Subject: floor and transom repair on small boat.
Date: Thu, 16 Apr 1998

Hi, I stumbled upon you webpage as I was looking for advice on fixing this old 13' boat someone just gave me. I guess they thought it wasn't worth the hassle to fix it up (it may be cheaper to just get a newer one).... but to me it would be a fun project if I could fix this thing and make it look halfway decent.

It looks like the transom has been repaired before, but whoever did it, didn't do a very good job.
I don't know much about boats, but it looks to me like it's all fiberglass except for the transom.
The floor boards were wet so I pulled them out and will replace them, though I'm not sure I want to use wood. What do you think about that? Then the transom, I pulled off the two pieces of plywood that they put on both sides of the transom, and it seems like the wood in the transom is a little wet, but not too bad. It still feels pretty solid.
Do you have any advice?

The thing came with an old outboard motor which was all rusted and in pieces and I got rid of it. Could anyone give me an idea of how many HP motor would be good for a boat that size Thank you.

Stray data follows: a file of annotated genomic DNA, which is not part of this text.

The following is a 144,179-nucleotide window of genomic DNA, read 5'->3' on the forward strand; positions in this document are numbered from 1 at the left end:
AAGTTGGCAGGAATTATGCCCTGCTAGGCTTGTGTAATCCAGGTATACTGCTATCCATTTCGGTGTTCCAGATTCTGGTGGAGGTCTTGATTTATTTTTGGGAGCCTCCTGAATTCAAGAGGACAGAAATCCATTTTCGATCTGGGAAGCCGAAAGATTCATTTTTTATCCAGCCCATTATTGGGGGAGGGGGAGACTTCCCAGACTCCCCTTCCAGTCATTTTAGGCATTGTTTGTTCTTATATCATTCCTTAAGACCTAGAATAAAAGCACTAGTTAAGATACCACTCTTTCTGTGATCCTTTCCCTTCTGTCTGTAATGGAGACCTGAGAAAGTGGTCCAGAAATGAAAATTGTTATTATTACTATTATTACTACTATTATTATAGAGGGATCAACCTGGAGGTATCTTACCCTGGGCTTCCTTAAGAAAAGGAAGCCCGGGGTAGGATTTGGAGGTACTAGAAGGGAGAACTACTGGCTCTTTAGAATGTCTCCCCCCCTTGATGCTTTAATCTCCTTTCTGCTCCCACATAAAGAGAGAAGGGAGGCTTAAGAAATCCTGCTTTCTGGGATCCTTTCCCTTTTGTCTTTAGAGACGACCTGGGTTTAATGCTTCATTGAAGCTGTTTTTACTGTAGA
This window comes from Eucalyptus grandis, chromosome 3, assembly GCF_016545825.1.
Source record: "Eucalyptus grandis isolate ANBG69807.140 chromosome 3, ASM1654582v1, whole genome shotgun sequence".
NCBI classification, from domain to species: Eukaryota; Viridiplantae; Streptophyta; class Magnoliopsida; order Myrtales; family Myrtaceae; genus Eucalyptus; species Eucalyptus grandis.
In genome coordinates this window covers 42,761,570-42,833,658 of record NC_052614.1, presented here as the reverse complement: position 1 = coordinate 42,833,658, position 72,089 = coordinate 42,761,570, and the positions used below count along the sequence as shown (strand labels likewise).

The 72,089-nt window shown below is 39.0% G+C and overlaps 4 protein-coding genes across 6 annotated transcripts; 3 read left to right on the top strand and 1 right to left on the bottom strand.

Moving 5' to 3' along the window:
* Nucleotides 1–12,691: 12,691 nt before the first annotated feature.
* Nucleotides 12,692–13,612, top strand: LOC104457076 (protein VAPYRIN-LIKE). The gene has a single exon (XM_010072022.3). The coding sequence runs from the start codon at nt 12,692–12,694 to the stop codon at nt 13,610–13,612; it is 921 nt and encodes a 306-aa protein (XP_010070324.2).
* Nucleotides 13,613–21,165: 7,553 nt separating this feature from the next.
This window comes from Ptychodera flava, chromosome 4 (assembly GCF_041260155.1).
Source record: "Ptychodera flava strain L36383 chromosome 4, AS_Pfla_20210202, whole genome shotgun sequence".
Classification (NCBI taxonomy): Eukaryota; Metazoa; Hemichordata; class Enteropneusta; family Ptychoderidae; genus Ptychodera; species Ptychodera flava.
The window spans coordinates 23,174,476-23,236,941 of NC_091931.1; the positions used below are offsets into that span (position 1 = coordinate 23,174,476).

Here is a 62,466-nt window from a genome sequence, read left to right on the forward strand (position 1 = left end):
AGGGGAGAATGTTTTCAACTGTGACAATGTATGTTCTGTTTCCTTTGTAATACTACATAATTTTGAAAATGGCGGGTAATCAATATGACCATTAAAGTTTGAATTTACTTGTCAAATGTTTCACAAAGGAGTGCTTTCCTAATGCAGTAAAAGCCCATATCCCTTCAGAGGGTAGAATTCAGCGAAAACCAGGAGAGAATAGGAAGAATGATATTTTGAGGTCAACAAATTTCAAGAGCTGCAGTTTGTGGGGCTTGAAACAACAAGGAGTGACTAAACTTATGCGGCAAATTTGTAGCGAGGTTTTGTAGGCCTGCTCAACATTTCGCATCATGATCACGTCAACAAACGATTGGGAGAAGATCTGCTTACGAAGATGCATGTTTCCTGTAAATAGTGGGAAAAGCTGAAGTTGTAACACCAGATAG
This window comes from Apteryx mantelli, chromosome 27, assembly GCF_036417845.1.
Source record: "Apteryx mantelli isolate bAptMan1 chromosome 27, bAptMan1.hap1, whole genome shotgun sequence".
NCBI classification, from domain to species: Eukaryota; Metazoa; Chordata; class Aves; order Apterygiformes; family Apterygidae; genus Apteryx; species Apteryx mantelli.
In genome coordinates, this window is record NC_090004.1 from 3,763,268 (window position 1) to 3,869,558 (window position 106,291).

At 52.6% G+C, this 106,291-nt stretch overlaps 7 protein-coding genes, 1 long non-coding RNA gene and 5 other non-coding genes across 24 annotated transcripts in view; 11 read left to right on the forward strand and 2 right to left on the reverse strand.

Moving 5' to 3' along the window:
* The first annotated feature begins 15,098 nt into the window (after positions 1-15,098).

Sure, if it's a glass boat, then keep it! You should let the transom wood dry, and then I'd suggest coating it with our Clear Penetrating Epoxy Sealer (CPES), especially any end-grain you can get to. This will protect the wood and help resist future rot damage. Do the same (coat it) with any new wood you add. Any good exterior grade plywood should do the job for you. Then paint the transom, and that's that for the transom.

Sure, you could use something other than wood for the floor boards, but I'm not sure what it would be. If you bought wood and coated it in CPES (again, especially the end grain), painted it, it will last a long time. Wood is cheap and fast, which is why it always appears in glass boats.

Do inspect joints, especially where the transom joins the hull to be sure they are strong and secure. You can, if you wish, sand down the hull lightly and re-paint with just about anything, an epoxy paint being the best, a polyurethane next. Follow the prep advice on the paint cans.

I'd say that an outboard of about 15 hp would move the boat along nicely. You might get away with something a little larger, but you start to risk overpowering the boat. Can be dangerous. Even a 10 hp would push it along. Anything less I think would be too small, unless you just want to putt-putt.

Come on back if you have more questions.